Are there any TomTom owners who could comment on the IQ Routes that TT advertises? The advertisements say that IQ takes into account historical speed and time of day. They go on to say that you will get a very different route at midnight vs during the day in cities with heavy traffic. But they're not really talking about just traffic avoidance.

Just wondering if it works in practice as well as it sounds. One would think that this would result in more accurate arrival time estimates, too.

I've had my GO 930 for almost one year now, and have been very satisfied with the routings and ETAs. The accuracy depends upon how much feedback TomTom has had on the route. Around the Dalls/Fort Worth area, from the first estimate to the actual arrival it is usually good to within five minutes (assuming there are no unusual traffic dealys like an accident or really bad weather). On some routes, where apparently there is more data, I have seen the initial estimate good to within two minutes. However, since it is constantly recalculating the ETA, it is almost always within two minutes as I get near the destination. I suspect some of this is due to not having actual speed limits for the smaller roads, and under estimating (say using 25 or 30 mph instead of 35 or 40 mph).

On longer trips (say 500 miles), I generally don't compare the initial estimate to my actual arrival time because I know I will be making several stops of varying duration. That said, once I start from my last rest stop and head toward my destination, I have found it to be good within five minutes, and good to within two minutes as I get closer.

There are times when it is right on the money, but variations due to stop lights and traffic make that more difficult.

--
Shooter N32 39 W97 25 VIA 1535TM, Lexus built-in, TomTom Go

Average is average

phranc wrote:

It doesn't know who is driving, but it will average out all the driving styles.

I think that one should use the GPS as a tool, and routes and ETAs are merely suggestions and estimates. The ETA is an ESTIMATED time of arrival, not a dead line.

Since the GPS adjusts it's ETA by your driving habits, this helps in the original ETA. If you have many drivers, you could do a factory reset prior to your trip, then it should go by the speed limits. However, this is only one factor that contributes to your actual arrival time. The GPS does not take into consideration stop signs, traffic lights, or other traffic delays in the original ETA calculation. However, I believe that at any point in the trip, it has "forgotten" the earlier portion of the trip and recalculated your ETA from current position.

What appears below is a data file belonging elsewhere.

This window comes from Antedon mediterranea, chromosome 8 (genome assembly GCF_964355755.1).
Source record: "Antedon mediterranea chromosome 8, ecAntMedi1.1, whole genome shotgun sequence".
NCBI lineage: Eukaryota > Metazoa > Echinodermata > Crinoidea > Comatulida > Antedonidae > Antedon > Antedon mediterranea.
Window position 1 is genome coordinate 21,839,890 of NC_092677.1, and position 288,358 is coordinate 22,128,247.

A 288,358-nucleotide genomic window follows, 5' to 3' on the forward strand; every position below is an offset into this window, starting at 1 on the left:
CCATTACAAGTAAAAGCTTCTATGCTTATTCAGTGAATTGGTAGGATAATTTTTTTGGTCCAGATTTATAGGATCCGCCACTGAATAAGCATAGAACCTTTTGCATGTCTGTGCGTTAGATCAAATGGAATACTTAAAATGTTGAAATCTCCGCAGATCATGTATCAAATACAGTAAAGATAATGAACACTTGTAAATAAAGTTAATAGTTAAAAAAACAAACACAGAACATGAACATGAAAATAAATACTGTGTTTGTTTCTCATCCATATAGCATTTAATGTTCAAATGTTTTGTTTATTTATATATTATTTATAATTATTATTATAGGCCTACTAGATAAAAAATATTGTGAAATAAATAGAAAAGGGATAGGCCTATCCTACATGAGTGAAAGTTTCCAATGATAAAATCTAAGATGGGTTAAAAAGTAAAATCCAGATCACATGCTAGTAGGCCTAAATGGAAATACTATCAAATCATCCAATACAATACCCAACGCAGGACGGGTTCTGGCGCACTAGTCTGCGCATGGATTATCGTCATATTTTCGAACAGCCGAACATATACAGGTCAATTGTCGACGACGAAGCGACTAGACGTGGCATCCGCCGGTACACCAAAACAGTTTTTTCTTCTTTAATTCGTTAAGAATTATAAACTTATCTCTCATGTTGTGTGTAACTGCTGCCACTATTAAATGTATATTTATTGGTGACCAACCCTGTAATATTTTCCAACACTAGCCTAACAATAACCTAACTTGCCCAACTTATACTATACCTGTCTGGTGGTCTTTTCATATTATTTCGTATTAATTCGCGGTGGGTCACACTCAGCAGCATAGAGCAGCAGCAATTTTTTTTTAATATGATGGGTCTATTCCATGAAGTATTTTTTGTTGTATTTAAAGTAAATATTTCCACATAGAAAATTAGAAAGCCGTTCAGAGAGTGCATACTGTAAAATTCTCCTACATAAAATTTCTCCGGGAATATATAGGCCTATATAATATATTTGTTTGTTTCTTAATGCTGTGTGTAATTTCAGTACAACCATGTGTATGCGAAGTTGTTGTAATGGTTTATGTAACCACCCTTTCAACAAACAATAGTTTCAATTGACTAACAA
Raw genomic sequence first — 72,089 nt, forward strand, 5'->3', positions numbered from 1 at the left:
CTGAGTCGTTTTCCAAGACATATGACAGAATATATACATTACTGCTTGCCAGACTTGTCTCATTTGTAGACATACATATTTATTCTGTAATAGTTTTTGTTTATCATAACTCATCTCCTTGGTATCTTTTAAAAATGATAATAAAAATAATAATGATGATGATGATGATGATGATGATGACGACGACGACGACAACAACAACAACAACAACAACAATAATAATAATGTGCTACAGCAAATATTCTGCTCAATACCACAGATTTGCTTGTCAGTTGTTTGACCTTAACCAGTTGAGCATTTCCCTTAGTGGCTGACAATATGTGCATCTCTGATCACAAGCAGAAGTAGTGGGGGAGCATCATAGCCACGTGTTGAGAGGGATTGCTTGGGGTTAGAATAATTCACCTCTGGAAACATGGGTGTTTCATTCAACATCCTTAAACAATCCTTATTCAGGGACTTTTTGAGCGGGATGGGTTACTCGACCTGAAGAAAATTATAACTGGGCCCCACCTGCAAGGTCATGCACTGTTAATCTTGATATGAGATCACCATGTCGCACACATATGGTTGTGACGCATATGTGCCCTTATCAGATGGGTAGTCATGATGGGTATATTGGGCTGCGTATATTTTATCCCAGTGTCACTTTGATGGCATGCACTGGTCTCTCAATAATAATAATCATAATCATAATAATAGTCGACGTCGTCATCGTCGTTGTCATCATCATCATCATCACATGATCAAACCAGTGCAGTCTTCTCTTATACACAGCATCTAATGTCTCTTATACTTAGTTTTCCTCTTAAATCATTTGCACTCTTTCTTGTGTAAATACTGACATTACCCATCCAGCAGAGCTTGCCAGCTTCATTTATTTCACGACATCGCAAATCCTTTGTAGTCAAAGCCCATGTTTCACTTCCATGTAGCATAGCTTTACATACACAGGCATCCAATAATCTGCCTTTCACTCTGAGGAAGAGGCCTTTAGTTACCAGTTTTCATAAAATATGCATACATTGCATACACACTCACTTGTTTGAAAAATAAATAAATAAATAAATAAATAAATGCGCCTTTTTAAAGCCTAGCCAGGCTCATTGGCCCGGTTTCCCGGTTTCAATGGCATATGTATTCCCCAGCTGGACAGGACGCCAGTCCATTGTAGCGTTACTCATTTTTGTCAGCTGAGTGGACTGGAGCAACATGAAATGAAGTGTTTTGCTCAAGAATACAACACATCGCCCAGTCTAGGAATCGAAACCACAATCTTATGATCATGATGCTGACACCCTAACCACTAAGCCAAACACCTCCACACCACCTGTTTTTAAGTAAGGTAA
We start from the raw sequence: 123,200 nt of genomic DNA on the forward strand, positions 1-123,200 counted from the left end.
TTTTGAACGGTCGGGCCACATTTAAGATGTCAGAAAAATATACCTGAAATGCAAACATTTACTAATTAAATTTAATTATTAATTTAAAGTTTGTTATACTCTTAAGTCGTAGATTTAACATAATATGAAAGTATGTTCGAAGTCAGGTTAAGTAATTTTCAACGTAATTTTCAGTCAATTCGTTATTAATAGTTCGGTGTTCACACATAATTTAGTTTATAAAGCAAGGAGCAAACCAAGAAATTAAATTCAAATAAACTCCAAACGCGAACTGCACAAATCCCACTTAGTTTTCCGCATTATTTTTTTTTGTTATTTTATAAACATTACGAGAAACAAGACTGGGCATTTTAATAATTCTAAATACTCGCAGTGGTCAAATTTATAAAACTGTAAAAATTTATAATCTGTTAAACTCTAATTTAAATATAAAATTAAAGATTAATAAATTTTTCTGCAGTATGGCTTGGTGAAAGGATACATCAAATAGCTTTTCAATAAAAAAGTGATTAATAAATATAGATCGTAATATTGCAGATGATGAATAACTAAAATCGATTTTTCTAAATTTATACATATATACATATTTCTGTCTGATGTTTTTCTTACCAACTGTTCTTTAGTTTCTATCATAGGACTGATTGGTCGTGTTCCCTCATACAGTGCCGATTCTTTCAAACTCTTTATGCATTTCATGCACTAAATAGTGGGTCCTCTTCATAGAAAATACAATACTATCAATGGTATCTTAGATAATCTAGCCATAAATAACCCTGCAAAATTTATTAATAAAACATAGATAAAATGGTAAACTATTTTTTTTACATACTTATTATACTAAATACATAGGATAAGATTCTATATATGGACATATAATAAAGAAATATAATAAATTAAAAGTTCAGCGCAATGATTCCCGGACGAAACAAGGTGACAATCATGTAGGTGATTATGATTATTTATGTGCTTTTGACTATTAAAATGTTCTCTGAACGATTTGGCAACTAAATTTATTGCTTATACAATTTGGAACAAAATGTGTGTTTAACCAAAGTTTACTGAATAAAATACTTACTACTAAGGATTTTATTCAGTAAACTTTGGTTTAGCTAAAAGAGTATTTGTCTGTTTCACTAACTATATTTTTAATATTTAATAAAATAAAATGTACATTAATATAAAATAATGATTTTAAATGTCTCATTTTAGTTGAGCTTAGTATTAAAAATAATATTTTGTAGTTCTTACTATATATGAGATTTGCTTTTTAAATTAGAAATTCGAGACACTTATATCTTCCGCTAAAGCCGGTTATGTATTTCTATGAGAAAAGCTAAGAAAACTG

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Garmin StreetPilot c530, Mapsource

A Bet

I'll say this, no matter how fast or slow you drive, no matter how many times you stop, or for how long you stop, when you arrive at your destination, I'll bet a weeks pay that the ETA time will exactly match the time on the menu screen, Any takers?

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Frank Nuvi 3597LMT 37.322760, -79.511267

IQ Routes Use Historical Traffic Data

mkahn wrote:

The GPS does not take into consideration stop signs, traffic lights, or other traffic delays in the original ETA calculation.

I believe the point of TomTom's IQ routes is to take into consideration HISTORICAL traffic delays (submitted by users who chose to participate every time they connect their GO to TomTom Home) due to stops signs, traffic flow & etc. That is why you will get a different ETA for different times of the day. With the TomTom units using IQ routes, if you are planning a route, not just "Navigating to...", you can select a specific day of the week and time of day and get a different ETA based upon historical traffic patterns.

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Shooter N32 39 W97 25 VIA 1535TM, Lexus built-in, TomTom Go

I'll Take That Bet!

phranc wrote:

I'll say this, no matter how fast or slow you drive, no matter how many times you stop, or for how long you stop, when you arrive at your destination, I'll bet a weeks pay that the ETA time will exactly match the time on the menu screen, Any takers?

Pick me, pick me! grin Sometimes my ETA will be one minute off when I get to my destination. I suppose it is due to rounding (it does not show seconds).

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Shooter N32 39 W97 25 VIA 1535TM, Lexus built-in, TomTom Go

Well then, you should slow

Well then, you should slow up a half a minute to allow for that.

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Frank Nuvi 3597LMT 37.322760, -79.511267

Time of Arrival

I usually add 9 minutes to my time of arrival--due to traffic and red lights.

Arrival Times - ETA?

This is great information and very much appreciated. In my youth I competed internationally in car rallies and thus I'm really interested in the ETA calcs versus the ATA (Actual time of Arrival). Interestingly, since I updated the maps and software, my ETA AT THE START OF THE TRIP, always matches my ATA within 1 or 2 minutes after deducting stops enroute.

Yes I'm fully aware that the ETA will always be correct when I ARRIVE, what's interesting is that it is now correct when I LEAVE/START! Adaptive learning is a great answer...wonder if I can adjust so that the ETA will include my bio stops......fun to get it right as I enjoy calling frineds two provinces away and saying I'll be there at x and arrive precisely at x.

--
Tom

ETA / ATA

Great discussion... how do I change the learnings.....leave unit on when I stop for instance?

--
Tom

Here is Some info on the

charlesd45 wrote:

Here is some info on the subject. http://www.gpsreview.net/train-your-nuvi-eta/

Great link. Thank you

--
Tom